Leigh Woods National Nature Reserve



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The Leigh Woods NNR is an outstanding mixture of ancient woodland and flower-rich limestone grassland, all set against the backdrop of Brunel’s famous suspension bridge at Clifton. The broad leafed woodland on the plateau above the famous Avon Gorge is probably the richest site in the world for whitebeam trees, and at least three species – the Bristol whitebeam, Leigh Woods whitebeam and Wilmott’s whitebeam – are found only here. The woods are also home to a variety of birds including the bullfinch, marsh tit and song thrush. Peregrine falcon and ravens breed on the limestone crags of the Avon Gorge, and the caves and veteran trees also provide valuable winter roosts for bats, including the rare greater and lesser horseshoe and Daubenton’s bats. Leigh Woods is a very rich site for invertebrates, including pauper pug and silky wave moths and the white letter hairstreak butterfly, in addition to many beetles, spiders and flies.

Leigh Woods National Nature Reserve
Leigh Woods


About the area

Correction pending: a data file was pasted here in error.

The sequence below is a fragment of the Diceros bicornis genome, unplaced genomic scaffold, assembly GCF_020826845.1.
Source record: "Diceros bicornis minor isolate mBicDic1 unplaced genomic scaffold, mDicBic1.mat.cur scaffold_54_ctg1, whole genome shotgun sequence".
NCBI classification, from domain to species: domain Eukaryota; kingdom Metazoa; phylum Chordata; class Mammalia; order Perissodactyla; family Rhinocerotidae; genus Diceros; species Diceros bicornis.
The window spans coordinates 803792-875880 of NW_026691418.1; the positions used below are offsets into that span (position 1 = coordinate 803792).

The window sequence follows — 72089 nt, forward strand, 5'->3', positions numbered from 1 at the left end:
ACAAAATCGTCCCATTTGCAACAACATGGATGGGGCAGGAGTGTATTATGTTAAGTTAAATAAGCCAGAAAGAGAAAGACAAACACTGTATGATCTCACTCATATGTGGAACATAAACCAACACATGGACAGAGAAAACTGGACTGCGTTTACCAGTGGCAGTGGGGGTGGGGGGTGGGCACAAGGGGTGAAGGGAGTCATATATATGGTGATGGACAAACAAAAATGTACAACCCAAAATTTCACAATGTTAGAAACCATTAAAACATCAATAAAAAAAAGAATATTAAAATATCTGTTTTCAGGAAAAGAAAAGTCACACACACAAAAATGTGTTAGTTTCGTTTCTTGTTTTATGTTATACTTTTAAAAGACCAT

Discover Somerset

Somerset means ‘summer pastures’ – appropriate given that so much of this county remains rural and unspoiled. Ever popular areas to visit are the limestone and red sandstone Mendip Hills rising to over 1,000 feet, and by complete contrast, to the south and southwest, the flat landscape of the Somerset Levels. Descend to the Somerset Levels, an evocative lowland landscape that was the setting for the Battle of Sedgemoor in 1685. In the depths of winter this is a desolate place and famously prone to extensive flooding. There is also a palpable sense of the distant past among these fields and scattered communities. It is claimed that Alfred the Great retreated here after his defeat by the Danes.

Away from the flat country are the Quantocks, once the haunt of poets Samuel Taylor Coleridge and William Wordsworth. The Quantocks are noted for their gentle slopes, heather-covered moorland expanses and red deer. From the summit, the Bristol Channel is visible where it meets the Severn Estuary. So much of this hilly landscape has a timeless quality about it and large areas have hardly changed since Coleridge and Wordsworth’s day.

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